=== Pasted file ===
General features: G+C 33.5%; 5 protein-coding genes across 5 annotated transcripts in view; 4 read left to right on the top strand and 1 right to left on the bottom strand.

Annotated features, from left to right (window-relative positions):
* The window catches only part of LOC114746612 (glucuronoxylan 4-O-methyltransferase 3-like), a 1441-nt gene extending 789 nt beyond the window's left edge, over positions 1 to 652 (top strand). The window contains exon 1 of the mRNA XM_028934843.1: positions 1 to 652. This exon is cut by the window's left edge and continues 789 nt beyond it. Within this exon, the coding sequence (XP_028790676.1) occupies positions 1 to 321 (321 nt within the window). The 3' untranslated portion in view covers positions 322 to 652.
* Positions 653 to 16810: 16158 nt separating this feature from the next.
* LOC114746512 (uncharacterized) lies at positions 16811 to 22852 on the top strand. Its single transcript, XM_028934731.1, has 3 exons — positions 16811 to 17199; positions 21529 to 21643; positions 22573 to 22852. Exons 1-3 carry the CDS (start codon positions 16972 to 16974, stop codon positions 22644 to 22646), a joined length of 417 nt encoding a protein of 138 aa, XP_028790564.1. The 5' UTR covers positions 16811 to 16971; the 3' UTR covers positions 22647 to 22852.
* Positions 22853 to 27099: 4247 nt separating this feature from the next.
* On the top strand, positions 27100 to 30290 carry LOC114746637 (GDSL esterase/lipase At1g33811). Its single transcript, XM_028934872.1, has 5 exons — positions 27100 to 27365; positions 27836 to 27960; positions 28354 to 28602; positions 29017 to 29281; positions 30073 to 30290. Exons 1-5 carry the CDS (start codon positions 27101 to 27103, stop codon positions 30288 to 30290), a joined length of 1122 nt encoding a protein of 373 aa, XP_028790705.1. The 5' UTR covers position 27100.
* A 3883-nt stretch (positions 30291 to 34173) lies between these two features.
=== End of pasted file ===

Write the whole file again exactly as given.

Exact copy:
General features: G+C 33.5%; 5 protein-coding genes across 5 annotated transcripts in view; 4 read left to right on the top strand and 1 right to left on the bottom strand.

Annotated features, from left to right (window-relative positions):
* The window catches only part of LOC114746612 (glucuronoxylan 4-O-methyltransferase 3-like), a 1441-nt gene extending 789 nt beyond the window's left edge, over positions 1 to 652 (top strand). The window contains exon 1 of the mRNA XM_028934843.1: positions 1 to 652. This exon is cut by the window's left edge and continues 789 nt beyond it. Within this exon, the coding sequence (XP_028790676.1) occupies positions 1 to 321 (321 nt within the window). The 3' untranslated portion in view covers positions 322 to 652.
* Positions 653 to 16810: 16158 nt separating this feature from the next.
* LOC114746512 (uncharacterized) lies at positions 16811 to 22852 on the top strand. Its single transcript, XM_028934731.1, has 3 exons — positions 16811 to 17199; positions 21529 to 21643; positions 22573 to 22852. Exons 1-3 carry the CDS (start codon positions 16972 to 16974, stop codon positions 22644 to 22646), a joined length of 417 nt encoding a protein of 138 aa, XP_028790564.1. The 5' UTR covers positions 16811 to 16971; the 3' UTR covers positions 22647 to 22852.
* Positions 22853 to 27099: 4247 nt separating this feature from the next.
* On the top strand, positions 27100 to 30290 carry LOC114746637 (GDSL esterase/lipase At1g33811). Its single transcript, XM_028934872.1, has 5 exons — positions 27100 to 27365; positions 27836 to 27960; positions 28354 to 28602; positions 29017 to 29281; positions 30073 to 30290. Exons 1-5 carry the CDS (start codon positions 27101 to 27103, stop codon positions 30288 to 30290), a joined length of 1122 nt encoding a protein of 373 aa, XP_028790705.1. The 5' UTR covers position 27100.
* A 3883-nt stretch (positions 30291 to 34173) lies between these two features.